JOI Rehab FAQ
By Andrew Heideman PT/ATC
JOI Rehab FAQ
Here are some of the frequently asked questions (FAQ) JOI therapists are faced with on a daily basis.
JOI Rehab FAQ – What are Orthopedic Problems and Obesity
It has been reported that obesity is on the rise in adults and children in the U.S. Data obtained from the National Health and Nutrition Examination Survey shows that 68.5% of men and women 20 years and older in the U.S. are overweight and almost 32% are obese. Most people know that obesity contributes to the development of coronary heart disease, diabetes, high blood pressure, and colon cancer.
Obesity is a contributing factor to back pain and symptoms associated with osteoporosis, osteoarthritis, rheumatoid arthritis, degenerative disc disease, spinal stenosis, and spondylolisthesis. Overweight or obese increases the risk of orthopedic complaints such as tendinosis, bursitis, overuse syndromes, and surgical complications.
Lack of exercise and bodily conditioning leads to poor flexibility and weak muscles in the back, pelvis, and thighs. The result may cause an increase in the curve of the lower back causing the pelvis to tilt too far forward. This type of posture increases stress on the structures of the lower back and may ultimately weaken other areas of the spine such as the neck which may also become painful.
A sedentary lifestyle and an unbalanced diet can affect the bone density or strength of the bones (spinal vertebrae) that may increase the risk of compression fractures of the spine. Disability suffered by obese subjects appears most strongly related to lower body pain such as pain in the feet, knees, heel, and lower back. Such conditions have major negative impacts on quality of life measures among obese subjects.
Risk Factors of Osteoarthritis
The proportion of osteoarthritis attributable to obesity in middle-age women is approximately 63%. Current evidence suggests that the increased risk is more likely due to direct mechanical stress on the joint rather than metabolic factors. Almost all subjects losing significant weight report improvements in their level of energy, physical mobility, general mood, self-confidence, and physical health.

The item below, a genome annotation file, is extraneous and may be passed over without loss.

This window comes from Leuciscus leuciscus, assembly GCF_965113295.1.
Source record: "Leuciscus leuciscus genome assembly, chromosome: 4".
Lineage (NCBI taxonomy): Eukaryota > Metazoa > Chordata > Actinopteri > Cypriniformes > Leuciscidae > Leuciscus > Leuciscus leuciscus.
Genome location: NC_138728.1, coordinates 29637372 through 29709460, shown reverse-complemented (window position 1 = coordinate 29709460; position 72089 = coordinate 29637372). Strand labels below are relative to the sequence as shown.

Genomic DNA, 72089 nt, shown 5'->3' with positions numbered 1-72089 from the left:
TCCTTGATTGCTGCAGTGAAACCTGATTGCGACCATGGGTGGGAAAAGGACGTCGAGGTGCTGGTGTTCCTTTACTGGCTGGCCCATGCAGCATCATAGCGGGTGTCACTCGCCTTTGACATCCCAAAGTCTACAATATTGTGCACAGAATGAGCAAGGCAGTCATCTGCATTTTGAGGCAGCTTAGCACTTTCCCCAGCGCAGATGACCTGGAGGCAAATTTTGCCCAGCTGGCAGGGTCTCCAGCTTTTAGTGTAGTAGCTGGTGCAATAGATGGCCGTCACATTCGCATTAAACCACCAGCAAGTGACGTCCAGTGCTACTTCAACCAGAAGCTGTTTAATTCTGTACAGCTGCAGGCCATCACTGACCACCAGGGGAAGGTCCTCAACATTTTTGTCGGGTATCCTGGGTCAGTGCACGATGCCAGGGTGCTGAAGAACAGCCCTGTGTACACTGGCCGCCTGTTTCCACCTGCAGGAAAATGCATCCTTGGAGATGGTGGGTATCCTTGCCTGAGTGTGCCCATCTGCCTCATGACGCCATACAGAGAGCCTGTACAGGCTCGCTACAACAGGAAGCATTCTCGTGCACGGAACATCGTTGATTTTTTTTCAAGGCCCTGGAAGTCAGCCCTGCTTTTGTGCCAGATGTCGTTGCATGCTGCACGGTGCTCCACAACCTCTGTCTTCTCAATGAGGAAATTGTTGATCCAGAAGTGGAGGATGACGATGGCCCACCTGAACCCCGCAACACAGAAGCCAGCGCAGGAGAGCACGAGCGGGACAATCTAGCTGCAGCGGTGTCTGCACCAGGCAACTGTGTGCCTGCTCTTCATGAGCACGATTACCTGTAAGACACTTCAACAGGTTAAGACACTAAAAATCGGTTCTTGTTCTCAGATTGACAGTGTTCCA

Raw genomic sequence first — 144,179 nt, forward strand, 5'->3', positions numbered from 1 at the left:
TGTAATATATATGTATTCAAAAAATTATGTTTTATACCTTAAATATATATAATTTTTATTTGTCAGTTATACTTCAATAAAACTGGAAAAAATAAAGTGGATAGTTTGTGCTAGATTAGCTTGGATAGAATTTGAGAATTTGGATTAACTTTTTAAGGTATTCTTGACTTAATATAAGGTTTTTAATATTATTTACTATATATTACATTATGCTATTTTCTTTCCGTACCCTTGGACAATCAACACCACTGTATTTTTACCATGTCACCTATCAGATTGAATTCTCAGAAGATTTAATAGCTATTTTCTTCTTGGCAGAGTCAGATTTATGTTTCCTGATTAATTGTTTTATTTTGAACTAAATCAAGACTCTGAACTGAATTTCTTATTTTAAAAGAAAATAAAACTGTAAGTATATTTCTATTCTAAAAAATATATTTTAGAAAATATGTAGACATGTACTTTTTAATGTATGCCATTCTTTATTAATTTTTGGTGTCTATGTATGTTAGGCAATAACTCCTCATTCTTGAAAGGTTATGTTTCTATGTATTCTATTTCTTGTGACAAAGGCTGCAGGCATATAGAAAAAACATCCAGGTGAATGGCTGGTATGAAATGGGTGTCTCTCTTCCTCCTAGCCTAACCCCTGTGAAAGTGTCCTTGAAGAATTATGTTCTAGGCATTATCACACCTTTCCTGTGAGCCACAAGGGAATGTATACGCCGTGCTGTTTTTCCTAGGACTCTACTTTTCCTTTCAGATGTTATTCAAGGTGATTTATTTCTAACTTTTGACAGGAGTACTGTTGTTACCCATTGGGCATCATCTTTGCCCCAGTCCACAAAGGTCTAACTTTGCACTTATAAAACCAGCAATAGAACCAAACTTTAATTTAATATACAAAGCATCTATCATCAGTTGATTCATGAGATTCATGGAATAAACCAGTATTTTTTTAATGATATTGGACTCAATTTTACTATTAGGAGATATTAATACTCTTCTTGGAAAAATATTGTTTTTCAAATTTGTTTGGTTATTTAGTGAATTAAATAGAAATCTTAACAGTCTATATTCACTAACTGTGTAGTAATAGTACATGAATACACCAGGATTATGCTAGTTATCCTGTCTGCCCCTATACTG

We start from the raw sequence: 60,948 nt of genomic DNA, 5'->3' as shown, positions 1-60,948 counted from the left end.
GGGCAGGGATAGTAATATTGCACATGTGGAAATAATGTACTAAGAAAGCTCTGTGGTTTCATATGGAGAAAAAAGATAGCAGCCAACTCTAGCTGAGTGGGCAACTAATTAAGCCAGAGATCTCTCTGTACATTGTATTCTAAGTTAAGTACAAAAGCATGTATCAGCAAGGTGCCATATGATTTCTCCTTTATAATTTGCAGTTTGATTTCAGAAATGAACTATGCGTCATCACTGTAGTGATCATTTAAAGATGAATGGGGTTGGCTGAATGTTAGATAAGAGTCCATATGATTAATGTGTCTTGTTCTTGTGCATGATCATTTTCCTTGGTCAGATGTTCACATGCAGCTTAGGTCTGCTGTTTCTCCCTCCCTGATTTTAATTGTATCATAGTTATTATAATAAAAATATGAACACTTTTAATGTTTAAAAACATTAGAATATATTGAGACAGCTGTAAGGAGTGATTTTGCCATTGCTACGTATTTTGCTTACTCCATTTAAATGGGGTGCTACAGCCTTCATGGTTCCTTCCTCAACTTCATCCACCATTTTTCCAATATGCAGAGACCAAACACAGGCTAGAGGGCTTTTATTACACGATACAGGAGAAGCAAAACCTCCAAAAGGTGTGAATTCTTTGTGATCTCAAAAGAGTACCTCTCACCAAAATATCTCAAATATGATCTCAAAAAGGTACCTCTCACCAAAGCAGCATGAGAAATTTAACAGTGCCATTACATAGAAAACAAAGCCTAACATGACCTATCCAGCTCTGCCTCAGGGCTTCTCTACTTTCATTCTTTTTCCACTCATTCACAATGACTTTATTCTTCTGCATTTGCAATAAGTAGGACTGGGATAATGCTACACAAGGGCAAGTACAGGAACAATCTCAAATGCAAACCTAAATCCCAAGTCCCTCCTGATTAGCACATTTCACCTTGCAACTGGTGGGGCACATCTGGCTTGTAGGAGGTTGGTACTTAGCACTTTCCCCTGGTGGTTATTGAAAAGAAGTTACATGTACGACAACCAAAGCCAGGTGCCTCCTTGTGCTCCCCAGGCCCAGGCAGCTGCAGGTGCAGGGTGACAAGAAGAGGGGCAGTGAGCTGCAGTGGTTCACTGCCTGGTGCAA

Studies following weight loss consistently show sustained improvements in physical function and reduction in pain. The major improvement in quality of living in subjects with knee, ankle, and foot pain supports the hypothesis that obesity causes or aggravates conditions producing these symptoms.
The Effect of Weight on Arthritis
Data on weight loss as a treatment for osteoarthritis has shown that even small amounts of weight loss have favorable effects. A reduction in weight will slow the progression of knee osteoarthritis. Weight loss and exercise lead to improvements in pain, disability, and performance in obese elderly subjects with established knee osteoarthritis.
If you want to take control of your overall health and fitness and lose unwanted weight, there are many weight loss programs available. Well-known programs such as Weight Watchers and Jenny Craig have been successful for many people.
JOI Rehab FAQ -What is a Splint Orthosis?
Hand injuries, such as tendon lacerations or other upper extremity injuries, such as broken bones, can occur in a variety of ways. A splint can protect and immobilize these joints, and depending on the injury, there can be a variety of splints. Splints are made out of heat-sensitive plastic which is custom molded with the use of hot water. Typically a sock is placed on an individual’s hand while the splint is being molded for comfort. This splint can typically be taken off for certain activities of daily living (ADLs) such as showering or dressing. You may clean it with soap and water. Just be extra careful, as dogs and other small animals like them too!
Reasons to Use a Splint